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So You Work in Procurement: Four Ways to Describe Your Job (And One to Avoid)

April 29, 2014 by Hillary Ohlmann

Procurement Managers job description

You’ve gradually been working your way up the ladder. Finally, your hard work has been recognized. You’ve landed the job you’ve been eyeing for a while: procurement manager.

What’s the first thing you do? You call home to share the good news. Hopefully, your significant other knows a thing or two about what you do. If he or she doesn’t, it’s easy enough to take the time to explain over a romantic dinner.

That Dreaded Question

The tricky part comes when you try to describe what you do in a memorable sound bite to somebody you’ve just met. Invariably, at every social gathering you attend, someone will ask, “What do you do?” This question will be asked at family gatherings, cocktail parties, weddings and happy hours. It will haunt you for years, and it would be easy to explain if you were a doctor. Or a lawyer. Or a teacher. But no, you’re a procurement manager. If you can’t think of a quick answer, your conversation partners’ eyes will begin to glaze over. They mumble something about wanting another drink and wander off in search of someone more interesting.

You may turn to Google for a simple explanation, but it’s not much help. The Wikipedia definition of procurement is a mouthful. Most articles on procurement are of no help, either. They tend to be filled with jargon indecipherable to anyone outside of procurement.

Instead, here are a few ways you can describe your job in procurement.

  • Magician

    You’re the man (or woman) behind the scenes who waves a magic wand and – poof! – your company has the supplies it needs to produce a product your customer loves. Granted, waving a wand implies managing suppliers, negotiating contracts, and making sure your company gets the materials it needs when it needs them. But if you do your job well, it looks like magic.

  • Octopus

    Totaljobs.com thinks procurement management is a lot like being an eight-armed sea creature: “Acting like a human octopus across the business, procurement managers can expect to find themselves getting involved in a number tasks that are critical for both the profits and the development of the company they work for.” Each tentacle connects you to a different department – research and development, production and design, marketing, communications, and more.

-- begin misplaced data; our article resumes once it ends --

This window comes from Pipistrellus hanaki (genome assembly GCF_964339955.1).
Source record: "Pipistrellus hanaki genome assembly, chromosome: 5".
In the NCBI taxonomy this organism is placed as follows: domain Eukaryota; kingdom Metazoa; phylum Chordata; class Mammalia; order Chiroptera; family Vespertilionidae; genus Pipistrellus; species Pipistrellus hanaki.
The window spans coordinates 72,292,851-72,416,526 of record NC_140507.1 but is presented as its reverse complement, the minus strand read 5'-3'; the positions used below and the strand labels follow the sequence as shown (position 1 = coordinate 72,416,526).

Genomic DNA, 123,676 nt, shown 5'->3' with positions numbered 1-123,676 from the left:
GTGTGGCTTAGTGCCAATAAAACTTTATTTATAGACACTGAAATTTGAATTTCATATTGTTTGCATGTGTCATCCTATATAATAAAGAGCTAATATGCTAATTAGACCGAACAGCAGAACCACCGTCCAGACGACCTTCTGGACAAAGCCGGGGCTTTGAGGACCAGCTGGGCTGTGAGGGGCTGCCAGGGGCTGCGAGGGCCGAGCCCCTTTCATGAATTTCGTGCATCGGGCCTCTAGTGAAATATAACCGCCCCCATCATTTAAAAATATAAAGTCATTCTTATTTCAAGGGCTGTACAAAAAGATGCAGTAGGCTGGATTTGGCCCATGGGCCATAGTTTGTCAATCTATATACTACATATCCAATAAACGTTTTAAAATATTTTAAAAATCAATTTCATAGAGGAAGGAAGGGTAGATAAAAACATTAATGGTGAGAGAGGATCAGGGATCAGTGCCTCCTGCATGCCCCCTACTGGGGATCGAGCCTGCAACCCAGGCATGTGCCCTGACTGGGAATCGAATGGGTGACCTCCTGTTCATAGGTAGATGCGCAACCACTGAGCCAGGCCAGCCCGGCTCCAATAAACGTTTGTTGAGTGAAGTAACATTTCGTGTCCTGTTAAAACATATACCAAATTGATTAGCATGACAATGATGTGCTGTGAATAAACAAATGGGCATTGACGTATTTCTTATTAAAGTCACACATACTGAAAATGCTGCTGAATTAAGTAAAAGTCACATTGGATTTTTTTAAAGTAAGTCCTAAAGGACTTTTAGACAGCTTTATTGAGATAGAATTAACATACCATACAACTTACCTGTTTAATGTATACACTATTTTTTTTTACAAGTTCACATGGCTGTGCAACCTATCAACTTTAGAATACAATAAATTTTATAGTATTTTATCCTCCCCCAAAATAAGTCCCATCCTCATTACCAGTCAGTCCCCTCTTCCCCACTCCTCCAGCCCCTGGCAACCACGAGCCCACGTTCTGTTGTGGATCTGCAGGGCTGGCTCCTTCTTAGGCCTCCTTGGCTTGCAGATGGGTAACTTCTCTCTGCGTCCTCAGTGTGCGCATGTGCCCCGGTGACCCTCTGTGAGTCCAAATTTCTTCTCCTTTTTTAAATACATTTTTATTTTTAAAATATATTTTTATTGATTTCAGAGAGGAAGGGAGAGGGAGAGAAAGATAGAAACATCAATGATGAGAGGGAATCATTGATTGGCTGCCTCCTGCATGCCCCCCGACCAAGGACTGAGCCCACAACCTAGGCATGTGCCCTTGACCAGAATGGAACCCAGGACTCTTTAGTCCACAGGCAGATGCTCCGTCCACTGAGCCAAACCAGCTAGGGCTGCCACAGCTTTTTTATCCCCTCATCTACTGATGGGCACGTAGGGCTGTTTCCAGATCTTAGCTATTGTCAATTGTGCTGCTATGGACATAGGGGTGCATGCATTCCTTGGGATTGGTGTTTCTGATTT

• Concierge

    Imagine your company is a VIP guest at a five-star hotel. When that guest wants a bowlful of yellow M&Ms at 3:30 am, it’s your job to find out where to get them. You make sure your company gets what it wants but in the least expensive and most efficient way possible.

  • Reverse Auctioneer

    Imagine you’re an auctioneer. But instead of trying to get people to buy something for a lot of money, you’re trying to get people to sell you high quality products and services for as little money as possible. If you’re lucky, you won’t even have to talk reallysuperfastwithoutbreathing to do the job right.

The One to Avoid

You may want to avoid referring to yourself as a procurer. While it can mean “one who obtains goods or services,” it’s more commonly used as a synonym for pimp. In fact, “a person who obtains a woman as a prostitute for another person” is the first definition that shows up when you plug it into Google. Pimping your ride might be a fun way to spend your weekend, but telling your mother you’re the company’s pimp may not go over well at Thanksgiving.

How do you describe procurement to strangers? Let us know in the comments section below!

 

Hillary Ohlmann

Written by Hillary Ohlmann

Hillary is DeltaBid's resident writer, copy editor, researcher, and all-around procurement enthusiast. She holds a degree in Journalism and Spanish from UW-Madison.

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